Papua: Racism, climate change and economic justice in the spotlight

The 56th meeting of the World Council of Churches (WCC) Commission of the Churches on International Affairs took place in Bali, Indonesia, on 24 – 28 February, discussing many of the most critical concerns of churches in the region and around the world.


The 56th meeting of the World Council of Churches Commission of the Churches on International Affairs took place in Bali, Indonesia, on 24 – 28 February, discussing many of the most critical concerns of churches in the region and around the world.

“Following the ecumenical Pilgrimage of Justice and Peace, our focus on the Asian region this year, has brought fresh perspectives to our work, including on issues of racial justice”, said Peter Prove, director of the WCC Commission of the Churches on International Affairs. “We have also, I hope, brought the World Council of Churches’ work on international affairs closer to the churches of Indonesia through our visit and meeting here.”

The meeting followed the World Council of Churches Pilgrim Team Visit to the Java and Papua regions of Indonesia, where an ecumenical delegation met with local communities, church leaders, victims of human rights violations and local government representatives.

“We have survived thanks to the church only”, local community members told the ecumenical delegation during the visit to Papua, a region where access for international organisations or media has generally been severely restricted. The situation of the communities and churches in Papua has long been a concern also of the Communion of Churches in Indonesia (PGI).

“Many of human rights violations are based in a deeply rooted racism”, commission vice-moderator Emily Welty said in a debrief session on the Pilgrim Team Visit, adding that Papuans have often been considered as “less than humans”.

In a ‘spotlight session’ on racial justice, commission members agreed that racism is a social construct, and a denial of God’s plan according to which all people are created in God’s image. “But if you reduce someone to ‘less than human’, you can do anything to them”, said Dr Evelyn L. Parker during a panel discussion in which racial justice challenges in different regions of the world were explored.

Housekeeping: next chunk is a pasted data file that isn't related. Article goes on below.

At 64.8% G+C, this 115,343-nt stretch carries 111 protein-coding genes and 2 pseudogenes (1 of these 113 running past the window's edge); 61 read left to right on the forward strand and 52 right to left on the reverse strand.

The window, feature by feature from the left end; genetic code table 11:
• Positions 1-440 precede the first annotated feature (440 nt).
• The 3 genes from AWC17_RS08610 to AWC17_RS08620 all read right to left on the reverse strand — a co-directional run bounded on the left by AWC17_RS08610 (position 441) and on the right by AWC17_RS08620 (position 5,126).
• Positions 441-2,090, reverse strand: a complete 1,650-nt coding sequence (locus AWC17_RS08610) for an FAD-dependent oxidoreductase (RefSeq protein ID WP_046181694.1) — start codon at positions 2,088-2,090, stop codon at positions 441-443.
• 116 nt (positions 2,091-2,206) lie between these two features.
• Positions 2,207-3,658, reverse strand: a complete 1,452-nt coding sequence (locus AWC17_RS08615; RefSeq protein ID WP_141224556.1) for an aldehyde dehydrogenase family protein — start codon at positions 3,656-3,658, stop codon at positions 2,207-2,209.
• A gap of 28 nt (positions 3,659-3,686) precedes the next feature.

Climate change is increasingly recognised as one of main global risks threatening the future. Statistics of increased pollution and deforestation, limiting nature’s capacity to absorb carbon emissions, were explored in a ‘spotlight session’ on environmental and economic justice. “By 2050 there will be more plastic waste in the oceans than fish, and oceans are warming up by 40% faster than expected”, noted Melisande Schifter, asking churches to advocate for high impact activities to address climate change.

Statistics around the world show economic growth in majority of countries, but the increase in production and consumption “does not show the widening inequalities taking place in the world”, commission member and economist Lukasz Nazarko said during the spotlight session. “Churches have much more to say than scientists or economists on greed and selfishness, the main drivers of economic injustice in the world”.

During the meeting, the commission’s initiatives and activities for the period 2019 – 2021 were planned, and new initiatives for World Council of Churches Pilgrimage of Justice and Peace were discussed.

The WCC Commission of the Churches on International Affairs advises World Council of Churches leadership on critical situations in the world and on opportunities to support initiatives for peacemaking and justice, helping churches to shape a coherent ecumenical response to these challenges.

 


Every day ships with hundreds of migrants from whole Indonesia reach the Jayapura harbour in West Papua. Photo: Marion Unger/WCC

Source: World Council of Churches